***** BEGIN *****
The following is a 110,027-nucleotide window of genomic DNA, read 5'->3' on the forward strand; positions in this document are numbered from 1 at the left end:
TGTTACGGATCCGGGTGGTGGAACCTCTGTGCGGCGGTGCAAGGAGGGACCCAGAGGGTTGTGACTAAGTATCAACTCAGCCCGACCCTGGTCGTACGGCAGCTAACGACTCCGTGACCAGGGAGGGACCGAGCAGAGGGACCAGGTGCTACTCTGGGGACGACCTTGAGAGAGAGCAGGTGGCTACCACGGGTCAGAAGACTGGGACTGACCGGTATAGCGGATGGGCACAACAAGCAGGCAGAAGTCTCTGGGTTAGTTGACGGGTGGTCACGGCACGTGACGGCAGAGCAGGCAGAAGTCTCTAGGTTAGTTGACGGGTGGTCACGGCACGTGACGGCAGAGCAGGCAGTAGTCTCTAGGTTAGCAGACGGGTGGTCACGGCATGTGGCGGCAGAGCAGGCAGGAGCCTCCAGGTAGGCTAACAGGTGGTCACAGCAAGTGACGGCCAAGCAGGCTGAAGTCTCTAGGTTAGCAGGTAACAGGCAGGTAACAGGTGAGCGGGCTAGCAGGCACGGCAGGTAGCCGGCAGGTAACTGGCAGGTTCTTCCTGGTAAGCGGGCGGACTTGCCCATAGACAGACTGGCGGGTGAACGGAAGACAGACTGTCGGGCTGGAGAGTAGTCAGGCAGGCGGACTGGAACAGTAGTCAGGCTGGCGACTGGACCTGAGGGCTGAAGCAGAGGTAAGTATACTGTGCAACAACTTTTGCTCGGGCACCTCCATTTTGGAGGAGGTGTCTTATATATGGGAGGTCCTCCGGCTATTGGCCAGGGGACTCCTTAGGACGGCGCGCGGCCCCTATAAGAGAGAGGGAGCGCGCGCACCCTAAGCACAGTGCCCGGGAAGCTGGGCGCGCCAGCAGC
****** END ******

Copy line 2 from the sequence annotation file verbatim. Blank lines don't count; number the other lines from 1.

TGTTACGGATCCGGGTGGTGGAACCTCTGTGCGGCGGTGCAAGGAGGGACCCAGAGGGTTGTGACTAAGTATCAACTCAGCCCGACCCTGGTCGTACGGCAGCTAACGACTCCGTGACCAGGGAGGGACCGAGCAGAGGGACCAGGTGCTACTCTGGGGACGACCTTGAGAGAGAGCAGGTGGCTACCACGGGTCAGAAGACTGGGACTGACCGGTATAGCGGATGGGCACAACAAGCAGGCAGAAGTCTCTGGGTTAGTTGACGGGTGGTCACGGCACGTGACGGCAGAGCAGGCAGAAGTCTCTAGGTTAGTTGACGGGTGGTCACGGCACGTGACGGCAGAGCAGGCAGTAGTCTCTAGGTTAGCAGACGGGTGGTCACGGCATGTGGCGGCAGAGCAGGCAGGAGCCTCCAGGTAGGCTAACAGGTGGTCACAGCAAGTGACGGCCAAGCAGGCTGAAGTCTCTAGGTTAGCAGGTAACAGGCAGGTAACAGGTGAGCGGGCTAGCAGGCACGGCAGGTAGCCGGCAGGTAACTGGCAGGTTCTTCCTGGTAAGCGGGCGGACTTGCCCATAGACAGACTGGCGGGTGAACGGAAGACAGACTGTCGGGCTGGAGAGTAGTCAGGCAGGCGGACTGGAACAGTAGTCAGGCTGGCGACTGGACCTGAGGGCTGAAGCAGAGGTAAGTATACTGTGCAACAACTTTTGCTCGGGCACCTCCATTTTGGAGGAGGTGTCTTATATATGGGAGGTCCTCCGGCTATTGGCCAGGGGACTCCTTAGGACGGCGCGCGGCCCCTATAAGAGAGAGGGAGCGCGCGCACCCTAAGCACAGTGCCCGGGAAGCTGGGCGCGCCAGCAGC